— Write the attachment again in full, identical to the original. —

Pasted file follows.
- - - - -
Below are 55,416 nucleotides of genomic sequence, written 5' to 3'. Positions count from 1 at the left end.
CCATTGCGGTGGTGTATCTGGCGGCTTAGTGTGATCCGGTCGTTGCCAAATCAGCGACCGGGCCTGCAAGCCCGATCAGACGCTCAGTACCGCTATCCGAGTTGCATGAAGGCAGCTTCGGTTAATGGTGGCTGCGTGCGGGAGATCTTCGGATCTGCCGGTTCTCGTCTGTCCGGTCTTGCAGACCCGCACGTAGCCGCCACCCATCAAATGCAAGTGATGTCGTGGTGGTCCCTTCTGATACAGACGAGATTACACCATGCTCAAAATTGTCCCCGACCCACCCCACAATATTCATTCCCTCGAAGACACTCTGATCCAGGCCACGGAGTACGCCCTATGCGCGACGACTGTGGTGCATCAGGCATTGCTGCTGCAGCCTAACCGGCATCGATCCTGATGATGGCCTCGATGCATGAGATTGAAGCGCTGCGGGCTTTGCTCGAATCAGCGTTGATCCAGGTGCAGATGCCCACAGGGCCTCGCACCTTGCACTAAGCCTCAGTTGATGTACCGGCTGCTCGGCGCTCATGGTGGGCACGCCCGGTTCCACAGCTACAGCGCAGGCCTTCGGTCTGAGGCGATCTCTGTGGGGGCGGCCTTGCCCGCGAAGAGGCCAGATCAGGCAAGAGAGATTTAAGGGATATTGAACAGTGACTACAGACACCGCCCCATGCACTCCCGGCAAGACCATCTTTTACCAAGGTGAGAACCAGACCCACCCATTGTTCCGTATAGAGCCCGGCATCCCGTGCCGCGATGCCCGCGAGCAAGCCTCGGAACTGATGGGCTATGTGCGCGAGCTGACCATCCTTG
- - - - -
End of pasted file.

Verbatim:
Below are 55,416 nucleotides of genomic sequence, written 5' to 3'. Positions count from 1 at the left end.
CCATTGCGGTGGTGTATCTGGCGGCTTAGTGTGATCCGGTCGTTGCCAAATCAGCGACCGGGCCTGCAAGCCCGATCAGACGCTCAGTACCGCTATCCGAGTTGCATGAAGGCAGCTTCGGTTAATGGTGGCTGCGTGCGGGAGATCTTCGGATCTGCCGGTTCTCGTCTGTCCGGTCTTGCAGACCCGCACGTAGCCGCCACCCATCAAATGCAAGTGATGTCGTGGTGGTCCCTTCTGATACAGACGAGATTACACCATGCTCAAAATTGTCCCCGACCCACCCCACAATATTCATTCCCTCGAAGACACTCTGATCCAGGCCACGGAGTACGCCCTATGCGCGACGACTGTGGTGCATCAGGCATTGCTGCTGCAGCCTAACCGGCATCGATCCTGATGATGGCCTCGATGCATGAGATTGAAGCGCTGCGGGCTTTGCTCGAATCAGCGTTGATCCAGGTGCAGATGCCCACAGGGCCTCGCACCTTGCACTAAGCCTCAGTTGATGTACCGGCTGCTCGGCGCTCATGGTGGGCACGCCCGGTTCCACAGCTACAGCGCAGGCCTTCGGTCTGAGGCGATCTCTGTGGGGGCGGCCTTGCCCGCGAAGAGGCCAGATCAGGCAAGAGAGATTTAAGGGATATTGAACAGTGACTACAGACACCGCCCCATGCACTCCCGGCAAGACCATCTTTTACCAAGGTGAGAACCAGACCCACCCATTGTTCCGTATAGAGCCCGGCATCCCGTGCCGCGATGCCCGCGAGCAAGCCTCGGAACTGATGGGCTATGTGCGCGAGCTGACCATCCTTG